That A Crucible Moment holds up CSUMB’s definition of civic literacy and the curriculum that issues from it as a worthy model indicates that the AAC&U doesn’t see the difference, at least not in the area of civics. The reason lies, I think, in the basic definition of civics in another document the AAC&U issued, a set of rubrics in different areas designed as guidelines for assessing college student learning. Under the “Civic Engagement Value Rubric,” “civic life” is defined as The public life of the citizen concerned with the affairs of the community and nation as contrasted with private or personal life, which is devoted to the pursuit of private and personal interests.2
The public life of the citizen concerned with the affairs of the community and nation as contrasted with private or personal life, which is devoted to the pursuit of private and personal interests.2
To the AAC&U, then, private enterprise and personal activities have no civic meaning. Indeed, as another related definition reveals, to devote oneself entirely to private affairs is to refuse civic identity, in fact, to be irresponsible: Civic identity: When one sees her or himself as an active participant in society with a strong commitment and responsibility to work with others toward public purposes.3
Civic identity: When one sees her or himself as an active participant in society with a strong commitment and responsibility to work with others toward public purposes.3
One even can’t acquire a civic identity alone. One must “work with others.” Think of the historical actions that would not qualify under this distinction: Leaves of Grass, Huckleberry Finn, and other great expressions of American character; the Model T, which brought cars to the middle class; the light bulb, iPhone, and other inventions; the Frick Museum… These creations have significantly met public purposes and advanced “the affairs of community and nation,” but they originated in “the pursuit of private and personal interests,” and so they don’t count as civic. Once AAC&U defines civic life as public and collective—in opposition to private and individual activity—the tendentiousness of A Crucible Moment follows logically.
Unfortunately, it thereby misconstrues the nature of American civics. One of the central principles of American civics is, precisely, the maintenance of the private sphere. Civic life may, in part, address “affairs of the community and nation,” but it also involves keeping the affairs of community and nation from pressing too firmly upon private matters and free markets. In other words, private enterprise does have a civic value, and preventing collective action and public initiatives from impinging upon it is a civic good. Milton Friedman wrote an essay forty years ago that sums it up well: “The Social Responsibility of Business Is to Increase Its Profits.”4 The CSUMB position exemplifies the danger of forgetting it. If we deny civic value to private industry, citizenship turns into a coercive, utopian activity contrary to the ends of higher education and the values of our nation.
A proper, rigorous, and liberal (in the classical sense) course in civic education doesn’t tell students what social justice is and require them to embrace and practice it. It has students read classic and contemporary and conflicting conceptions of social justice and equips students to make up their own minds responsibly and rationally. If a school wanted to inculcate civic knowledge and dispositions in first-year students, it might create a battery of courses in a debate format such as:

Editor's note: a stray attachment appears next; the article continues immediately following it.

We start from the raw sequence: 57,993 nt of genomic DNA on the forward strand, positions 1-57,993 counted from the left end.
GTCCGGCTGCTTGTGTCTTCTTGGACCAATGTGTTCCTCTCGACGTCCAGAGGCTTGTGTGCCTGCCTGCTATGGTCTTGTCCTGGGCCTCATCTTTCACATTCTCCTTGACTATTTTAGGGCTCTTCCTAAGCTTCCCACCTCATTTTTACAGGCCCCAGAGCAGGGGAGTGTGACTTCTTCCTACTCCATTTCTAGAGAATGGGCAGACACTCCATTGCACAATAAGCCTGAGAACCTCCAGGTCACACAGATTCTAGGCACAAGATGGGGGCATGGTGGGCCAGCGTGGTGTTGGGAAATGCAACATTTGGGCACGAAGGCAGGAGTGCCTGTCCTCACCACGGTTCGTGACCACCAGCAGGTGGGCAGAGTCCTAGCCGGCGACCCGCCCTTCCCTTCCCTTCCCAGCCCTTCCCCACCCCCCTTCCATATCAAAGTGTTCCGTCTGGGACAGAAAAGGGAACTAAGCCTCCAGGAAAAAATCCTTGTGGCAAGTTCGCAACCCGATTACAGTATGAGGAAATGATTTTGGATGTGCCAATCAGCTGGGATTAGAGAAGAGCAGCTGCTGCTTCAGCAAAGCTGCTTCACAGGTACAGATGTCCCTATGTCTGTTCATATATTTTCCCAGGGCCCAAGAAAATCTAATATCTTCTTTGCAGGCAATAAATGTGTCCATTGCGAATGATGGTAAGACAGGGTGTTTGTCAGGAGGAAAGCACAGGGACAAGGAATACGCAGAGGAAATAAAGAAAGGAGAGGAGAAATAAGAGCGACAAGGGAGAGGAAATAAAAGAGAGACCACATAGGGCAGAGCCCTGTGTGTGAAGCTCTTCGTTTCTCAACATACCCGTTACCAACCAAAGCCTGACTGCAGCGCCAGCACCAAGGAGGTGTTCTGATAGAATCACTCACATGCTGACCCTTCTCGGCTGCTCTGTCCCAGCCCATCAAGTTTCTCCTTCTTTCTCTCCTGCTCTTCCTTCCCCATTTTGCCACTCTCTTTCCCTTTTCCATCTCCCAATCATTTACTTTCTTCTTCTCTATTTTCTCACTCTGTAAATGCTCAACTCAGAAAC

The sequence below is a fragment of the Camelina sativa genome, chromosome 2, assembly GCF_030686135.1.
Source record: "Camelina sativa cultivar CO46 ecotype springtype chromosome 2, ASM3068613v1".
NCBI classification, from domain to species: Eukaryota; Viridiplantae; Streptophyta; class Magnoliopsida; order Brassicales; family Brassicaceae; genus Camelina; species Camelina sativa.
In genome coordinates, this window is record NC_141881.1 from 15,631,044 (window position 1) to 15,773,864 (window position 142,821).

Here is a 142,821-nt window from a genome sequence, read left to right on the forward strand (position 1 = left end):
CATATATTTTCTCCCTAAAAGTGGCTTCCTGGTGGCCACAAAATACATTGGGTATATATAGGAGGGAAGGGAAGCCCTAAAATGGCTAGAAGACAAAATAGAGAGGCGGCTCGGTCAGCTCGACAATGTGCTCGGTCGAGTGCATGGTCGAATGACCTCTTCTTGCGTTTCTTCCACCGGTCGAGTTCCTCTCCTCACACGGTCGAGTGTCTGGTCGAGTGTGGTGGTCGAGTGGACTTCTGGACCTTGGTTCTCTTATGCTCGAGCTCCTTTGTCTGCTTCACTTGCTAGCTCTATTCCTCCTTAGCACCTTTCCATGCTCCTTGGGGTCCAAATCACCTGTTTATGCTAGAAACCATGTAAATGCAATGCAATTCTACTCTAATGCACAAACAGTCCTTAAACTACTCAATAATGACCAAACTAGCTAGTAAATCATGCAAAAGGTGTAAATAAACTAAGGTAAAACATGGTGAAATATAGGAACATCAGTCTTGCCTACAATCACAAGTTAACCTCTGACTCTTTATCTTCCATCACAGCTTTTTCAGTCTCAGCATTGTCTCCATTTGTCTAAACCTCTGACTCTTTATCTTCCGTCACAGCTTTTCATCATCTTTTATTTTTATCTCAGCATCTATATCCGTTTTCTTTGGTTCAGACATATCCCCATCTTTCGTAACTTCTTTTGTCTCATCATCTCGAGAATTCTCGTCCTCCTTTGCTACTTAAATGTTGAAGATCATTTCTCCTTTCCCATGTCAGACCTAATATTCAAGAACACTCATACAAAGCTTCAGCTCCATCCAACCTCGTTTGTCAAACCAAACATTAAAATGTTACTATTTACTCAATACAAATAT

Small Government vs. Big Government—with readings from the left (New Deal and Great Society writings, for instance) and from the right (Hayek, Friedman, etc.)
Self-Made Men/Women vs. Social Forces—with readings from the former (Ben Franklin, Thoreau, Booker T. Washington, Willa Cather) and from the latter (naturalist writers, perhaps, such as Frank Norris and Richard Wright)
Originalism vs. an “Evolving Constitution,” etc.
The instruction wouldn’t tip the scales, but instead aim to acquaint students with the best that has been thought and said on both sides. A Crucible Moment, though, favors one side from the start. The authors advocate civic education as the facilitation of predetermined goals and rules out others in its very premises, thereby betraying one of the first principles of citizenship in a healthy republic: heed the other side, and engage its best expressions before you choose where to stand.
The Task Force on Civic Learning and Democratic Engagement and the AAC&U don’t operate that way—or, perhaps, they don’t recognize that their understanding of civic learning is partisan and tendentious at the root. I can imagine them raising their eyebrows in real or feigned disbelief if one said to them, “Your definition of ‘civic life’ begins with an ideological division of public and private.” They offer it so bluntly that, instead of being a complex relationship that requires examination, the public-private distinction serves as a settled idea from which to derive a whole curriculum of civic learning.
To contest it, then, we need an aggressive stance on the part of critics. When one side casts an open issue as a pat truth, it is futile for the other side to reason against it in standard academic fashion (for instance, in scholarly essays and conference papers). It is doubly futile when the one side controls the academic sphere and its forums. A more vigorous opposition carries the point into the public sphere in newspaper op-eds, magazine stories, media interviews, and attention-getting symposia that warn against the biased pedagogy of A Crucible Moment, “Essential Learning Outcomes,” etc. The stakes have never been higher as public agencies and public debts and obligations press ever more upon private life and wealth. These documents are, ultimately, expressions against private enterprise and personal conscience, and they should be stopped.